At this point, you’ve got to be thinking, why were they so intent on making me eat my lunch? Why would they also “force” a kid, who said they were allergic to something, to EAT what they’re allergic to!? (I know I lied about that part and they saw through it, but STILL.) I don’t have answers to any of those questions, but trust me when I say I couldn’t believe any of it either.

I sat in the music room, while Brother Tom, our music teacher, prepared for the next class (MY class) to come in. He was very nice and he saw I was upset. He tried to comfort me and told me to take my time. But soon, my class showed up and my classmates saw me and some started laughing and making fun of me. [*smh* Man, let me tell you. As a kid, I HATED kids! “Hate” is a strong word. I STRONGLY DISLIKED kids when I was a kid. Not joking. But I digress.] Again, I just wanted to disappear. My teacher came to me again, to see my progress. I was trying to eat, but now, I was just too overwhelmed by my nerves and was fully in tears.

I don’t remember what my teacher was saying to me, all I know is that I got sick all over the floor from the anxiety/nervousness. The laughs from my classmates turned into gasps and shrieks. It was awful. My teacher took me down to the bathroom, while Brother Tom ran to get cleaning supplies to clean the floor.

Can we say, worst day ever?

I don’t know how the day ended. I probably blacked it all out from my memory. Unfortunately, I didn’t black out the most embarrassing part from it, hence the reason for many more stories of anxiety that have probably stemmed from that day. I continued to have a “reaction” like that for MANY, MANY years…into my 20s. Thankfully, I never got sick, but I’ve been on the verge too many times to count. It has been easier to manage as an adult and for the most part, I don’t have that reaction any longer. But if for some reason I get anxious enough, it can pop up. I don’t know where the connection to anxiety and eating came from. Perhaps, it’s really the idea of being around new people. I’ve never thought about it before, but we do tend to meet new people usually at an event with food (i.e. birthday celebrations, dinner parties, sports events, etc). So it’s not really about the food, but about the new people? The food is just… a trigger? I don’t know. Will have to discuss this in therapy.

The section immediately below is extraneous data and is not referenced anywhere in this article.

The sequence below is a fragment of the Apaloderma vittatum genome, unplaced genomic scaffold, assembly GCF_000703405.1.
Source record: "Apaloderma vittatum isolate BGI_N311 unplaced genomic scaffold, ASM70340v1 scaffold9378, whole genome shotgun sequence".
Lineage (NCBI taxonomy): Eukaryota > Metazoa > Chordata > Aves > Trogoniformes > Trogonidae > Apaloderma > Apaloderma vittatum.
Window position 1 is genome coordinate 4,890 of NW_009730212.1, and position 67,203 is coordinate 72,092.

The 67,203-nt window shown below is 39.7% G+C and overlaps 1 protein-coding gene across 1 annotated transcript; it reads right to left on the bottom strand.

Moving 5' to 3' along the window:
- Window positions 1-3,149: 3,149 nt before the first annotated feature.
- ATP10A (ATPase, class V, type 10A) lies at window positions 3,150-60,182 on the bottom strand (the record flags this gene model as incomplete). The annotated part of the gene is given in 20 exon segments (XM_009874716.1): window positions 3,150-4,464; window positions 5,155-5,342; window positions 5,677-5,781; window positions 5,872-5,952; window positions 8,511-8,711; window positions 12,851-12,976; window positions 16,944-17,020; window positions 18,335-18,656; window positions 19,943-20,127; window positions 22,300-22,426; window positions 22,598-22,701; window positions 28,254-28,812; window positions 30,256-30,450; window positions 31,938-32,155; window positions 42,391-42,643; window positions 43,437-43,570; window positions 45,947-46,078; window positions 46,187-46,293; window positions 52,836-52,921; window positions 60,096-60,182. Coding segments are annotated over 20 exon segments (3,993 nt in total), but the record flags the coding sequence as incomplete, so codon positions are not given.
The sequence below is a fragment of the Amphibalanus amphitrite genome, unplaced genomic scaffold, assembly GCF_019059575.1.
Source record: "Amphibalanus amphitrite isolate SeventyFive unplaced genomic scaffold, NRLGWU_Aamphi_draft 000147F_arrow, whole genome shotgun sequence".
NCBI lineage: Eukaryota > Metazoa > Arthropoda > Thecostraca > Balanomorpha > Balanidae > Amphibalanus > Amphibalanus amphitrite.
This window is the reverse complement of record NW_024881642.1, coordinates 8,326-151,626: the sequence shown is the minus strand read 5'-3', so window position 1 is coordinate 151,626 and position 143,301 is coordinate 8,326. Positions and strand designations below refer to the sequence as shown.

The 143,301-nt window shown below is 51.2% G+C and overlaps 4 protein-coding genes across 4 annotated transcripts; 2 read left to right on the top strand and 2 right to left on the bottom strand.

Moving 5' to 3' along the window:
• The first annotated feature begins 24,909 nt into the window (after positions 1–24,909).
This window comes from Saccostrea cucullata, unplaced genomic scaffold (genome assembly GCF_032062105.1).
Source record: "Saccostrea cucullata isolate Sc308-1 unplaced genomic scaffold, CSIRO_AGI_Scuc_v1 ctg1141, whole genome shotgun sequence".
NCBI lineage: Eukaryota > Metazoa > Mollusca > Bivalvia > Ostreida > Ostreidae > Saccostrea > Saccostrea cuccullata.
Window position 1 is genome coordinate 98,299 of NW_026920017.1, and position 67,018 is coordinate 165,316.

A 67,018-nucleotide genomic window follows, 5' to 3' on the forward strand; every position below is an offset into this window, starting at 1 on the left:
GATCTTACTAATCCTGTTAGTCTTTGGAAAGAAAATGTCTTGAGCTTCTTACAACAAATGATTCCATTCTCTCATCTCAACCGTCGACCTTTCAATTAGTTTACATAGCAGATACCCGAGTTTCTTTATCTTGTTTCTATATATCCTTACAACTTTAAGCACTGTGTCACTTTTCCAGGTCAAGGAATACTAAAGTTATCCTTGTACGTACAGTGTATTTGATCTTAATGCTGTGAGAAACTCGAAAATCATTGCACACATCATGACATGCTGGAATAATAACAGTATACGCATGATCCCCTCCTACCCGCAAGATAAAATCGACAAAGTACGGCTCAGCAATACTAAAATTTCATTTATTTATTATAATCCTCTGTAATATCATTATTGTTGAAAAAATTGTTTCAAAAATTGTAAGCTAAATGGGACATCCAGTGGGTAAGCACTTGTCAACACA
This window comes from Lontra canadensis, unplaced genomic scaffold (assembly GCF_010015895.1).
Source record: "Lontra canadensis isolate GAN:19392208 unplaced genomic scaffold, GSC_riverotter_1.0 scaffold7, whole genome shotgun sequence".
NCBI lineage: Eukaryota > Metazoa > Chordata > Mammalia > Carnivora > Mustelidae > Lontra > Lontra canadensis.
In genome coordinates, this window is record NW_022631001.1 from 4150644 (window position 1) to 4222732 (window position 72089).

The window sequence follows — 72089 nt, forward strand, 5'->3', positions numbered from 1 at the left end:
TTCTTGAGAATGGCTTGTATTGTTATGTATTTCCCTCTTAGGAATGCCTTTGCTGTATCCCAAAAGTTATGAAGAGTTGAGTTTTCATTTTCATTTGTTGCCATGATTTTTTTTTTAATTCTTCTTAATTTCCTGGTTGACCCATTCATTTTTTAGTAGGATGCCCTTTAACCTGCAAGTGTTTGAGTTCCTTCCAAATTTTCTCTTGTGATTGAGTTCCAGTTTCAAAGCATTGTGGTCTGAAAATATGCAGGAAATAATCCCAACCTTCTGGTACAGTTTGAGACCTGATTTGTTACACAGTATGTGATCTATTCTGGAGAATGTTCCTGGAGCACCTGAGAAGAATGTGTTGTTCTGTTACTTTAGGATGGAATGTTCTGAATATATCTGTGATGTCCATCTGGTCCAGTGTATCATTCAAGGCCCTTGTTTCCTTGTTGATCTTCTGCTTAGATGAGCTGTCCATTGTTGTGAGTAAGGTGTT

MOMMY ISSUES:

In therapy, we talked a lot about the Mind-Reading Thought (see last post here) and surprisingly (or not), I seemed to bring up my mom a lot.

So, we all want to please our parents, right? Well, most of us do and I’m one of those people. Since I’ve been unemployed, you can imagine how I’ve felt like I’ve let my parents down. I’m the only one in my immediate family that went to college (and beyond). Only my first cousin on my dad’s side has outdone me in this sense (she has like 4 degrees!).